Greater Hartford Pro-Am hopes to return to capital for 25th anniversary season in 2023 – Hartford Courant

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MIDDLETOWN — After competing in the Greater Hartford Pro-Am for 11 years, Barbara Raisner got her own reserved seat at the scorer’s table. Now, in her 15th year at the showcase, the 81-year-old basketball superfan has her own table — and her own team.

Barb’s bouncers.

Raisner’s children each donated $1,000 to sponsor the team as an 80th birthday present before last season. During games, his personal-sized plastic folding table next to his team’s bench holds his personal items as well as a bag of popcorn that league founder and manager Pete Higgins bought him. She sits in her black ‘Barb’s Bouncers’ t-shirt with the number 80 on the back, enjoying the game she loves from the best seat at the Vale Sports Club.

After the first 16 years in Hartford, financial troubles in the city forced stops in Waterbury and New Britain before finding the Pro-Am’s new home in the Vale Gymnasium in Middletown.

Next year, for the 25th anniversary, Higgins hopes to return to the capital.

It’s all about the money.

“If I’m able to get a big sponsor, which we’ve always tried to get, and he wants to cover the $45,000 cost to get the gym, then by all means,” Higgins said. . “I’m in Hartford. I don’t have a problem with that. But I can’t afford it right now.

The Pro-Am is sponsored by the NCAA, so charging for admission is not allowed and relies on sponsorships, which are pasted around the field and on the uniforms.

In exploring options, Higgins has been in communication with city council members and “other people with big influence” who want to see the Pro-Am return to Hartford for its landmark season.

Troy McKoy Sr., a Pro-Am legend who was All-State guard for East Hartford High in the 1990s before playing in South Carolina and as a professional overseas, now works for the recreation department of the city.

“It’s always a big event,” said McKoy, who coaches his son, Troy McKoy Jr., on the All Faith Memorial Angels. “But a lot of people who used to go out for every game don’t go out anymore.”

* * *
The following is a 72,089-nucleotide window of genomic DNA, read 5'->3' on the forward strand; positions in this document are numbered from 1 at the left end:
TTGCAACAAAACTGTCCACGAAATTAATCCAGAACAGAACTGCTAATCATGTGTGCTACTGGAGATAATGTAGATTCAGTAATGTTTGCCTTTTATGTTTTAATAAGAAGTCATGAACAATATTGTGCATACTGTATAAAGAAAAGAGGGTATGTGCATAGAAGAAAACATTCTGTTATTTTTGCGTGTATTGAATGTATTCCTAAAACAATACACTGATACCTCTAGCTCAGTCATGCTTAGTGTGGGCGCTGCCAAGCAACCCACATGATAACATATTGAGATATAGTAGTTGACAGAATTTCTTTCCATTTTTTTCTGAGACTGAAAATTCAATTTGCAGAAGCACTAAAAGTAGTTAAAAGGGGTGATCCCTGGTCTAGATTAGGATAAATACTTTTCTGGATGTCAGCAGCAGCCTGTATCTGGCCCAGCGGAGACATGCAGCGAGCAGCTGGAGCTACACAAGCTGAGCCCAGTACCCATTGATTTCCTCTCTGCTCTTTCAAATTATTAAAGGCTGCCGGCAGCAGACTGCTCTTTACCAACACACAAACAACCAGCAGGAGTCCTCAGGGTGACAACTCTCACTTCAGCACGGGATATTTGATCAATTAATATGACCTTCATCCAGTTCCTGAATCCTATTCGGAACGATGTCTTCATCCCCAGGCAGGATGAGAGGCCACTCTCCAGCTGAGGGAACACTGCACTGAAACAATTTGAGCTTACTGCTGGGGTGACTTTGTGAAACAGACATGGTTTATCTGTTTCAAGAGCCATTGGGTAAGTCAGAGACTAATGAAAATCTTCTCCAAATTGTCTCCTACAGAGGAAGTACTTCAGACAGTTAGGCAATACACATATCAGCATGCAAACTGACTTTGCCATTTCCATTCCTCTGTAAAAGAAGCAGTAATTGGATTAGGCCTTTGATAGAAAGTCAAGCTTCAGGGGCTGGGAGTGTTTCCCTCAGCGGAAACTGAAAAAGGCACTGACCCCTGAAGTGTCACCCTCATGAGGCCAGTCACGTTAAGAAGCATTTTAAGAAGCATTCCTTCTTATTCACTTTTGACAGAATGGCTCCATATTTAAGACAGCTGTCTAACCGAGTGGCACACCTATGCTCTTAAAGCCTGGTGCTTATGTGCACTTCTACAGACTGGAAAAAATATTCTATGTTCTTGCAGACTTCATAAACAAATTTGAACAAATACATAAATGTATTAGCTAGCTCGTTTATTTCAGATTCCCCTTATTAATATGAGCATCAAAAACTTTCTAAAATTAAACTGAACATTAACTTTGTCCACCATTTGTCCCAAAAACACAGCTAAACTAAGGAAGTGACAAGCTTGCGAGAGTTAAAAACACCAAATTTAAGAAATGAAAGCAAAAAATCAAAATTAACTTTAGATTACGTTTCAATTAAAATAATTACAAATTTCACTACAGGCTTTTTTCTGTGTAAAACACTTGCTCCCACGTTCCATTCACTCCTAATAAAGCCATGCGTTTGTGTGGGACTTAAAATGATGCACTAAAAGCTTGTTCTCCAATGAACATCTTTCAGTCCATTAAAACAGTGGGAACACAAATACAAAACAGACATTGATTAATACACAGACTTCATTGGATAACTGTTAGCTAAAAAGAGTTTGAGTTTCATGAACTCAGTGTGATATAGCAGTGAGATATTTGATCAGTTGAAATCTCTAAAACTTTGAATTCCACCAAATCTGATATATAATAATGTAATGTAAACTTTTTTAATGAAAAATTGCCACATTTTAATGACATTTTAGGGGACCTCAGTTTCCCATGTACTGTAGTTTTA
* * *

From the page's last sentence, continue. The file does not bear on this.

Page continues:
Would it be possible to go back? “Without a doubt,” said McKoy Sr.[The Pro-Am] is just something to look forward to going to play – or even after you’ve finished playing, to go watch. It was always a joy.

Raisner likes the Vale facility, which has hosted the Pro-Am for the past few seasons. It is spacious with three courts and is air-conditioned. The game is the same. DJ Tall T tunes are still playing in the background, and Higgins hosts from denunciation to final buzzer. But the atmosphere is different.

The UConn players Raisner loved, and seated next to his original reserved seat, don’t make the trip to Middletown. Attendance numbers are down, mainly due to location.

Raisner seems to be in the minority when she says, “I like this place. It’s farther for me from home, but I love this big open gym. The others, I felt claustrophobic.

The Pro-Am takes over Center Court with three sets of bleachers in front of the team benches with youth practice on the courts to the right and left.

This year’s regular season ends on July 25, with the championship tournament starting on August 1.

Higgins decided to start the league after being stationed in Norfolk, Virginia with the US Navy. He cooked for the Admiral and attended a Johnson and Wales satellite campus when he took a wrong turn that took him past Lake Taylor High School – which was home to the Pro-Am league in which Allen Iverson played after his freshman year at Georgetown. He stopped to look at Iverson, who had scored as many as 81 points in a game in this league.

Shortly after drawing inspiration, Higgins returned to Connecticut to be with his father who had fallen ill. He contacted organizers in Virginia and created the GHPA in 1997.

Its goal is not just to put on a show, but to give players – many of whom are in high school or college – a chance to practice with and against older, more experienced players.

After a game on Thursday, McKoy Sr. was doing just that.

He stood under a basket giving Brody Limric, a 6-foot-9 forward from Glastonbury who transferred to Central State from Connecticut after his first season at Quinnipiac, some advice on playing in the position.

On the other side of the court, Raisner was getting his own shots. No matter where the Pro-Am games are played, Raisner will be there. With his own reserved seat, watching his team.

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